Monday, July 24, 2017

Hopi Tribe to improve water quality at Cultural Center following EPA administrative order

The Environmental Protection Agency (EPA) recently issued an administrative order that will see the Hopi Tribe reduce levels of arsenic in the drinking water at the Hopi Cultural Center and reach compliance with federal standards in two months.

 

Arsenic can be found in drinking water throughout the United States — it is a naturally occurring mineral — and is a carcinogen that has inhibits individuals' abilities to ward off diseases like cancer. Over an extended period of time, exposure to high levels of arsenic through drinking water can increase probabilities of heart disease, diabetes, neurological damage and lung, bladder and skin cancer.

The Hopi Cultural Center, which is a public drinking water system that provides water for approximately 25 people, has levels of arsenic above the federal arsenic standard established in the Safe Drinking Water Act.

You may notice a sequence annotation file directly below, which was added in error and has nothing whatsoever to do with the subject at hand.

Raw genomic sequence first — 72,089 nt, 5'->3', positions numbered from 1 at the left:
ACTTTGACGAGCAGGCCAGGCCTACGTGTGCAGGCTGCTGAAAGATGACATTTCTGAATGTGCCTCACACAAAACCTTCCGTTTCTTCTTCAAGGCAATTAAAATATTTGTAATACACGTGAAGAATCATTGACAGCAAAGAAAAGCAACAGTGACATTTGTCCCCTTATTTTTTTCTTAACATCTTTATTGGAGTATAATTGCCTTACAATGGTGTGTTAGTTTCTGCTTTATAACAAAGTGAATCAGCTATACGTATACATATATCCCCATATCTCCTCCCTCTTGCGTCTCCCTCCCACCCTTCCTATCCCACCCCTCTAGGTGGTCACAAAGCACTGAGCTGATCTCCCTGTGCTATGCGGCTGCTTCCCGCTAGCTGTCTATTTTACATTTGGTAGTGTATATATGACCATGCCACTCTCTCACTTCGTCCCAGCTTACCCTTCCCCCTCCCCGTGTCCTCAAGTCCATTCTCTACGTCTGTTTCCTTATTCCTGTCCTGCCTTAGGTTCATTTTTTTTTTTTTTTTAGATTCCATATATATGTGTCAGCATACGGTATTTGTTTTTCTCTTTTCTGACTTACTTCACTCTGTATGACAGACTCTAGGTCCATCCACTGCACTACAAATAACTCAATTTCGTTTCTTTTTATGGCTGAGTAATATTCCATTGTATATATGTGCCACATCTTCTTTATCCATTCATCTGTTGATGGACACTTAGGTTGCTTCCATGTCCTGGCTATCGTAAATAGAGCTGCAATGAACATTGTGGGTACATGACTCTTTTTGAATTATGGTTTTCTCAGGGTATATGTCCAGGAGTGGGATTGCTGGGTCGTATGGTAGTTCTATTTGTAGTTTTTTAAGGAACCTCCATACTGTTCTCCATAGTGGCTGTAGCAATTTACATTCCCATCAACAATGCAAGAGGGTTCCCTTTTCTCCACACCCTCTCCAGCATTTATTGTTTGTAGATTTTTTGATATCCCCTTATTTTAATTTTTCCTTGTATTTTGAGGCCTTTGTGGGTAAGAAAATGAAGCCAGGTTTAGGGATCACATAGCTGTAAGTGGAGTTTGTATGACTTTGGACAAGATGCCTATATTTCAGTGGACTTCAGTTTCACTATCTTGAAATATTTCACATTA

Following the EPA’s administrative order, the Tribe will develop a schedule to bring its drinking water into compliance within two months, and install treatment technology within six months. The Tribe will carry out more extensive arsenic sampling going forward, the results of which will be submitted to the EPA and comply with public notification requirements.

In the interim period while the Tribe brings the center’s water into compliance, it will provide bottled water for guests.

Organizations in this story

EPA Region 9 (Pacific Southwest) 75 Hawthorne St San Francisco, CA 94105

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